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Getting The Most Out Of Your Lab Refrigerator

There are some pieces of equipment found in the lab or clinical setting that are standard yet also very essential. Often when it comes time to purchase a new or replacement lab refrigerator there is little consideration given to the specific features and options that are available. After all, as long as it maintains the right temperature what else does it really need to be able to do?


If you stop and consider how important the contents of the lab refrigerator are then you begin to understand how purchasing a laboratory refrigerator is a critical investment. Choosing a basic model may suit all your needs, but in many different settings having some additional features can help in management of the equipment as well as organization of the contents.


Regardless of the specific features that you select the most important feature to consider is the type of cooling and temperature control that the model offers. For some models temperature control can be highly accurate and will not change more than one degree off of the set temperature. For specific types of specimens, samples and materials this highly accurate temperature control may be not just desired by absolutely required. These types of laboratory refrigerator models are usually cooled using convection systems that allow a constant temperature throughout all areas of the interior storage space.


In addition the temperature is controlled using a small computer microprocessor system. This type of accuracy means that even the opening of the door of the laboratory freezer results in an instantaneous and highly accurate adjustment to the cooling system. With the internal sensors detect any warming outside of the variation that you have pre-set in the microprocessor the convection cooling automatically starts ensuring that the temperature is steady. Some models may also have an alarm system that signals to the staff if the door is held open for a prolonged period of time and the temperature is outside of the acceptable parameters.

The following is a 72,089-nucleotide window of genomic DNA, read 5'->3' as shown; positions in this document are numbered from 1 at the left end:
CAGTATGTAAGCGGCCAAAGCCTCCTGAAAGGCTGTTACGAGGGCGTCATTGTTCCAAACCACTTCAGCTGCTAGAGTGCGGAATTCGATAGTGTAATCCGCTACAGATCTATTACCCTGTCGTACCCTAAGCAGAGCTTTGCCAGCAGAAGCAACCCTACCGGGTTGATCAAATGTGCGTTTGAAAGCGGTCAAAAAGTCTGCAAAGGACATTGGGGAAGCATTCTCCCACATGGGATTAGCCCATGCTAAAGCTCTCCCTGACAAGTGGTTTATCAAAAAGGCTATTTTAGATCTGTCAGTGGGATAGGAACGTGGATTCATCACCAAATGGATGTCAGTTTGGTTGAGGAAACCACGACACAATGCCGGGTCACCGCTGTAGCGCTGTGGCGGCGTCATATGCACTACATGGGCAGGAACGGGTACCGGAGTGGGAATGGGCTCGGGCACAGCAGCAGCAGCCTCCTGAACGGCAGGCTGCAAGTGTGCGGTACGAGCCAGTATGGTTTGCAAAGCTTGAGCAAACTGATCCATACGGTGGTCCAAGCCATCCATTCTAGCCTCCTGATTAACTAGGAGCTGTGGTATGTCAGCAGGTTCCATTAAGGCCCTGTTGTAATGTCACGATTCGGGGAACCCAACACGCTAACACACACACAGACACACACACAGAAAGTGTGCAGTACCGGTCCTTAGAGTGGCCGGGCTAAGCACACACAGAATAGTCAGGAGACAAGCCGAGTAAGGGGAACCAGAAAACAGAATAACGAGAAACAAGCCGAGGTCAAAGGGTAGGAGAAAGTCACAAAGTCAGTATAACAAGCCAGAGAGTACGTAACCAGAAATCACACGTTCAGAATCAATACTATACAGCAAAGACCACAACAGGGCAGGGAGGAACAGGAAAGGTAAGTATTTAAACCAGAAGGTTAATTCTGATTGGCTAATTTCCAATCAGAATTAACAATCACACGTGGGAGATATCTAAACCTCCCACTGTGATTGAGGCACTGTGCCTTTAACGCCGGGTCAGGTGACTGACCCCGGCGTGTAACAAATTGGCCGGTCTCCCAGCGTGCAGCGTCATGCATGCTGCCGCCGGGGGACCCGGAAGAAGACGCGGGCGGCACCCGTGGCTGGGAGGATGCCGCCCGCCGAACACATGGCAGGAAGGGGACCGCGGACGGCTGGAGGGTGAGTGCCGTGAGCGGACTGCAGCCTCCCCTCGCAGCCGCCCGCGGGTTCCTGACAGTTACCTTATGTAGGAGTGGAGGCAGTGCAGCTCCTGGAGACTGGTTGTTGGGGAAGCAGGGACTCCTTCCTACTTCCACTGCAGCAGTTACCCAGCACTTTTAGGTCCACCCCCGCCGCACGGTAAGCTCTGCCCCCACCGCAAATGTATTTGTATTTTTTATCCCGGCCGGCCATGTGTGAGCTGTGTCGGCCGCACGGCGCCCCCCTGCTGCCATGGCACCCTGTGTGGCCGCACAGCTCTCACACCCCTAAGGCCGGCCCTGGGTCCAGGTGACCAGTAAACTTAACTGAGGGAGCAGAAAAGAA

The size of the lab refrigerator is also a big consideration. If you are buying a replacement unit they you likely have a good idea of the volume of materials that you typically need to store. For many larger clinics, labs and teaching settings a full sized lab refrigerator makes the most sense. This provides a wide range of storage options from bins to shelves and even racks in the interior of the appliance and additional storage compartments on the door.


However, if you are buying for a new lab or an existing facility it is important to go bigger rather than smaller when you upgrade. This is because the more space there is in the refrigerator that is not filled with samples and items the more effectively the system will stay cool. When the interior is over filled the system has to work harder to maintain the temperature especially if the door is opened multiple times per day. Over filling or placing a lot of samples in at the same time also tends to slow down the rate of cooling which can contribute to bacterial growth under specific situations. In small settings a mini laboratory refrigerator can be a cost and space saving option that is just what you need.


The options for the interior configuration of the lab refrigerator should definitely be a factor in choosing a model. Most models will have shelves within the unit that can be adjusted to pre-set heights similar to a home refrigerator. Some will also have bins, storage racks and racks on the door for smaller containers and bottles. The more variation you require in cool storage area in your work environment the more important a flexible interior configuration will be.


Lab refrigerators may not be the most exciting piece of equipment, but they are critical to safe storage and preservation of samples and materials. Take your time and look at what is available before making a purchase and you will be able to find just the model to meet your needs now and in the future.

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